This complicates the politics: the citizenry of Europe feels that Greece has already gotten a rescue at their expense, and now any restructuring is a hit to government finances (including to those of the US, as the largest shareholder of the IMF).  But since the debt has been transferred from the private to the official sector, it is tempting to believe that a Greek default - and an exit from the euro - are less likely to spark a financial crisis (though I wouldn't be so sure about this; people thought markets were "prepared" for Lehman's bankruptcy after all...).

The Greek government's handling of the situation has been less than smooth - I'm not sure what to make of the complaints about their negotiating style, but raising old war reparations claims and playing footsie with Putin do not seem like constructive steps.  Still, the fundamental position articulated by Greek finance minister Varoufakis in this Project Syndicate piece seems very reasonable (much more so than that of the EU finance ministers sniping at him).

As Paul Krugman wrote last week:
[E]xiting the euro would be extremely costly and disruptive in Greece, and would pose huge political and financial risks for the rest of Europe. It’s therefore something to be avoided if there’s a halfway decent alternative. And there is, or should be....

The shape of a deal is therefore clear: basically, a standstill on further austerity, with Greece agreeing to make significant but not ever-growing payments to its creditors. Such a deal would set the stage for economic recovery, perhaps slow at the start, but finally offering some hope.

But right now that deal doesn’t seem to be coming together...
And as Antonio Fatas points out:
What the European partners want is much less clear. They would love to get paid back on all the current Greek government debt that they hold but that's unlikely to happen. Some would love to see Greece outside of the Euro area so that they do not have to deal with this again. There is a sense that whatever agreement is found now will not be the last one. The lack of trust has reached levels that has made it clear to some that Grexit is the best long-term outcome. But they are afraid of the consequences, both in the short run and in the long run in terms of credibility of the membership that would be left after Greece was gone. 
This will be a test of the wisdom and statesmanship of Europe's leaders; Roger Cohen reminds us why - despite how lousy it looks at the moment - the European project is worth saving.  Things look set down to go down to the wire: the Greek government is scrounging all the euros out of its couch cushions but at some point it will miss a payment, which will force some difficult decisions.  Here's hoping Angela Merkel, Mario Draghi et al. rise to the occasion.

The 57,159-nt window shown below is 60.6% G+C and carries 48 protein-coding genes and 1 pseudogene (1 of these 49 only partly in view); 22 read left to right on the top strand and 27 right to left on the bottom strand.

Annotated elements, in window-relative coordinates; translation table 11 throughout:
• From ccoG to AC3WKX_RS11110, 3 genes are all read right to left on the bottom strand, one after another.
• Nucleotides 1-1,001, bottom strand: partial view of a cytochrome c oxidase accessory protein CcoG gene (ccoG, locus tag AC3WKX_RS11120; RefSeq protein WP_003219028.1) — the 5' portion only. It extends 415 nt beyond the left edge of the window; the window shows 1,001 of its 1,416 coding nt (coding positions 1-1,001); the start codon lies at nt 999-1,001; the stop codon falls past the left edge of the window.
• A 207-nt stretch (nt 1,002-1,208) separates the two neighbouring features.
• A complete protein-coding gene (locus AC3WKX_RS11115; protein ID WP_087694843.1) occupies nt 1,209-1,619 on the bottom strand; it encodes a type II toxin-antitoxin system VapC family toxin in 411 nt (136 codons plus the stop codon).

Update (5/5): The FT's Gideon Rachman makes a case for Grexit.

Saturday, May 2, 2015

TPP and Developing Countries

One of the claims about the Trans-Pacific Partnership (TPP) agreement is that it will benefit developing countries.  At Vox, Dylan Matthews spoke with Kimberly Ann Elliot of the Center for Global Development about how it will affect Vietnam, which has the lowest income among the countries negotiating the treaty.

Their discussion highlights a number of broader issues which arise with these regional (or "preferential") trade agreements:
  • Trade diversion: part of the perceived benefit for Vietnam would be that its exports would get more favorable treatment than those of other developing countries, like Cambodia, that are not members of the TPP.  This is not necessarily a gain in terms of overall economic efficiency.
  • Preference erosion: once countries in an agreement have preferential treatment for their exports, they may resist multilateral reductions in trade barriers with bigger global benefits (i.e., agreements through the WTO), because that would reduce their advantage relative to nonmembers.
  • Rules of origin: in an age of multinational production chains, defining whether a good exported from a particular country is eligible for preferential treatment is less than straightforward. Rules of origin (ROOs) are meant to prevent trans-shipment, e.g., bringing Chinese goods to the US through Vietnam, but doing so creates a great deal of complexity in these agreements as questions like how should a shirt made in Vietnam of Indian cloth be treated need to be hammered out.
Overall, this is a further reminder that assessing the economics of these agreements is much more complex than simply applying our findings about the gains from trade.